You’ve probably seen those posts on social media showing pictures of children with little hearts drawn on their wrists. In case you wanted to find out the meaning of those doodles, this video is just for you. Prepare to see something really sweet and touching and sending an important message on how to protect and support your child.
Liz Petrone spoke about her son Luca’s struggles with severe anxiety. One day the worried boy burst into tears when he got on the school bus. And although Liz tried to comfort him from the outside as much as she could, it didn’t help. So the next morning she decided to give her son a “gift” to make him feel better. She gave him a peck on the hand and drew a heart on the place she’d kissed. The boy would look down at the heart and know that he’s loved and that everything’s gonna be okay.
If your child suffers from anxiety, there are a couple of things you can do to provide emotional support for them. First of all, reassuring your little one that everything’s alright isn’t always the best idea. When you’re anxious, you desperately want to believe that there’s nothing to worry about, but your brain won’t let you. Tell your kids that you understand how scary it is and that you’ll be by their side until it’s okay again, when they’re feeling better.
Create a “worry character” together with your child and give it a name. While you’re doing this, let your son or daughter describe the character in detail, for instance, when it appears the most, how it behaves, how it feels, or when it goes away. This will let you find out more about how your child’s really feeling and coping.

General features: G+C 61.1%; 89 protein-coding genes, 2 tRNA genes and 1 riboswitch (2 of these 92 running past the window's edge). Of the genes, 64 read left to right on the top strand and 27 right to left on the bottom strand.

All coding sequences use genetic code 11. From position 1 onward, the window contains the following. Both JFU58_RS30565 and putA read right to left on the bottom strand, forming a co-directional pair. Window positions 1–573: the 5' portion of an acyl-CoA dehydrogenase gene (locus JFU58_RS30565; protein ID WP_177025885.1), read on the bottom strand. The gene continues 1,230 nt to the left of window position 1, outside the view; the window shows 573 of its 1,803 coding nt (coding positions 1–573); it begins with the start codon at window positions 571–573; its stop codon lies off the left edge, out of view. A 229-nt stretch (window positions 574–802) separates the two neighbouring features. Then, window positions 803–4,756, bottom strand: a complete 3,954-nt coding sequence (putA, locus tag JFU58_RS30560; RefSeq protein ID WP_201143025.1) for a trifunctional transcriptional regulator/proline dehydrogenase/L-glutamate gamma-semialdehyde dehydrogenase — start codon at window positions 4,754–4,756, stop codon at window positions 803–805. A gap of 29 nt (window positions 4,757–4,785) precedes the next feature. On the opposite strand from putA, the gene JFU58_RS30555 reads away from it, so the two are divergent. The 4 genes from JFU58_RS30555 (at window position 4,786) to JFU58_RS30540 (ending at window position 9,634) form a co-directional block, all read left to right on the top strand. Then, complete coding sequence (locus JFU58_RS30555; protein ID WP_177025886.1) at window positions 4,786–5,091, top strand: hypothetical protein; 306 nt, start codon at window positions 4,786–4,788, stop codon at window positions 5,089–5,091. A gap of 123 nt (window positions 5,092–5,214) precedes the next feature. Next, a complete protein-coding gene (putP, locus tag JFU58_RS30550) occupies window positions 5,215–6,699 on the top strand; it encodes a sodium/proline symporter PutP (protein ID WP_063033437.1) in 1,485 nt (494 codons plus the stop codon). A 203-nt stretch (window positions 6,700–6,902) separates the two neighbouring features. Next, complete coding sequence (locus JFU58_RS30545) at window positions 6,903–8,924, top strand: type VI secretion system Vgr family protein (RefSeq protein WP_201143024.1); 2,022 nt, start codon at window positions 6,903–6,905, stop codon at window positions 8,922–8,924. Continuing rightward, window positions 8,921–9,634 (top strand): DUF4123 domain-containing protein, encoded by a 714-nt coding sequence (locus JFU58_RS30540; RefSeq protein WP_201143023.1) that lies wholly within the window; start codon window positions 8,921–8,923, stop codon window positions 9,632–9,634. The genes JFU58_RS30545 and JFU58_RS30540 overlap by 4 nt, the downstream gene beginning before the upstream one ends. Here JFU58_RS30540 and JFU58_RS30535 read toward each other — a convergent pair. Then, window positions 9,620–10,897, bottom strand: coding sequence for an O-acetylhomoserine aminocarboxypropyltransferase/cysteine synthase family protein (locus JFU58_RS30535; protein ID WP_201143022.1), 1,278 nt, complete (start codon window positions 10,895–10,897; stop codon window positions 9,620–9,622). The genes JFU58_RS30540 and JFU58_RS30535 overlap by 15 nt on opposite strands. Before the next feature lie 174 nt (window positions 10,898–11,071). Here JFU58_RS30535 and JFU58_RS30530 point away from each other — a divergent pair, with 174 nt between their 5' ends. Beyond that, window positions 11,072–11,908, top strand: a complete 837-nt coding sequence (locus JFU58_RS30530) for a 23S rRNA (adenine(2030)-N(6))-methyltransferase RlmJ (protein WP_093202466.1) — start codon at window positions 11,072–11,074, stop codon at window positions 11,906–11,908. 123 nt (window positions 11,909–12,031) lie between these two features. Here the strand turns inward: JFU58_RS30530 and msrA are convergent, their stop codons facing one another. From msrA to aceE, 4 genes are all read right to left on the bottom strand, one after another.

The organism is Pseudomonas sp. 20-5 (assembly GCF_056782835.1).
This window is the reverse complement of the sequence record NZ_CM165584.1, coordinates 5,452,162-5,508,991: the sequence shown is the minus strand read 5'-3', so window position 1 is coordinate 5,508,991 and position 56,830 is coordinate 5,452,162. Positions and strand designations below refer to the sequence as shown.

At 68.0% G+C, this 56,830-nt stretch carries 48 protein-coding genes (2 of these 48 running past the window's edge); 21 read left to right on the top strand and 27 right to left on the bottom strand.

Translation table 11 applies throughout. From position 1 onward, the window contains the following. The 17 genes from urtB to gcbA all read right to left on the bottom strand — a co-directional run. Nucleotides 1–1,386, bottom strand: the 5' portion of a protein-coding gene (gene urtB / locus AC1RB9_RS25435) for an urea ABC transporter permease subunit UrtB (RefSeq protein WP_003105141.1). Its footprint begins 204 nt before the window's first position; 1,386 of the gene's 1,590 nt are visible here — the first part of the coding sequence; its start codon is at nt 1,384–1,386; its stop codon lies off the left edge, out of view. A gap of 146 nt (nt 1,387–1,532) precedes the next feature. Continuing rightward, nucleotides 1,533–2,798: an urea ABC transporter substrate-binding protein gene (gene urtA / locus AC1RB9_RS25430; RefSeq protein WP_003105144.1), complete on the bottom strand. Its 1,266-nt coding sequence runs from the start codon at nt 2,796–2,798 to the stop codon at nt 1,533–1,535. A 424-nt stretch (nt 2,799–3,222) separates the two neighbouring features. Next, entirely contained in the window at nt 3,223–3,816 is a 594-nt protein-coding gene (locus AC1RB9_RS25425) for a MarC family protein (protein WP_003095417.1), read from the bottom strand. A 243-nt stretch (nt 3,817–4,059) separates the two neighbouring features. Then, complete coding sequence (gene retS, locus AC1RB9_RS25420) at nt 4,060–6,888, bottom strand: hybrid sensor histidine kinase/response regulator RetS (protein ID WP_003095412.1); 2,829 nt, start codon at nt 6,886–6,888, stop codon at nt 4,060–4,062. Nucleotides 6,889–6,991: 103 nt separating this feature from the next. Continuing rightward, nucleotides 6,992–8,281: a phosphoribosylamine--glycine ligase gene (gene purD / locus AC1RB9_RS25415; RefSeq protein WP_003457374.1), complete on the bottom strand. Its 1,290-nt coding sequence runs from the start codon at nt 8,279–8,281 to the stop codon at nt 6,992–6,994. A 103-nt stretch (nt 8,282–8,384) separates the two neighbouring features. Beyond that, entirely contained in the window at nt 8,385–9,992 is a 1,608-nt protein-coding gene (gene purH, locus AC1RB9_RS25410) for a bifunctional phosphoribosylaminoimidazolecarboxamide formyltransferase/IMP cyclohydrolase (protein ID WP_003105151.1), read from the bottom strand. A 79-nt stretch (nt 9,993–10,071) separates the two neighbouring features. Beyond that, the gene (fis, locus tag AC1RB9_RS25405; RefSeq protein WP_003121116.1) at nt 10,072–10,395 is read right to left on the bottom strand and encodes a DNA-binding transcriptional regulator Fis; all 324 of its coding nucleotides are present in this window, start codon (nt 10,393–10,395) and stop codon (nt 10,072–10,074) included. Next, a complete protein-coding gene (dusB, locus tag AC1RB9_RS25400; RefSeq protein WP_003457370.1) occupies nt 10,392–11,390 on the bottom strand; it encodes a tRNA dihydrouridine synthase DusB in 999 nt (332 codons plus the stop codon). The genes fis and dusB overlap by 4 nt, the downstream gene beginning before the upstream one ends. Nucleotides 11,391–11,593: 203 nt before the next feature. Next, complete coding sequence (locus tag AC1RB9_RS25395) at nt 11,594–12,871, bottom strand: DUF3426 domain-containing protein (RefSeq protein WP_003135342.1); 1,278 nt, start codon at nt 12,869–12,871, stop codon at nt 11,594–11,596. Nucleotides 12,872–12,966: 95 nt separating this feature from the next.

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-American writer and blogger Liz Petrone posted a picture of her young son’s little wrist with a tiny heart drawn on it that served to reassure him it’s gonna be okay.
-Louise Mallet from Britain comforted her son and drew one heart on his palm and another on hers. They then decided that if one of them presses the heart, it’ll send a hug to the other.
-It’s comforting to know that you can look at your wrist to remind yourself that there’s somebody in your life who really loves and cares about you.
-Try to calm your kid down by taking some deep breaths together. This will undo that initial nervous system response.
-Create a “worry character” together with your child and give it a name. Have your young one talk to this character so that when your child calms it down, he’ll relax a little bit too.
-At the end of each day, take 10 to 20 minutes for the “Worry Time” ritual, when your child can fully express all the worries and fears he or she had during the day.
-Whether it be relationship issues, anxiety, depression, problems at work, or personal insecurities, you can use Liz Petrone’s approach to feel better.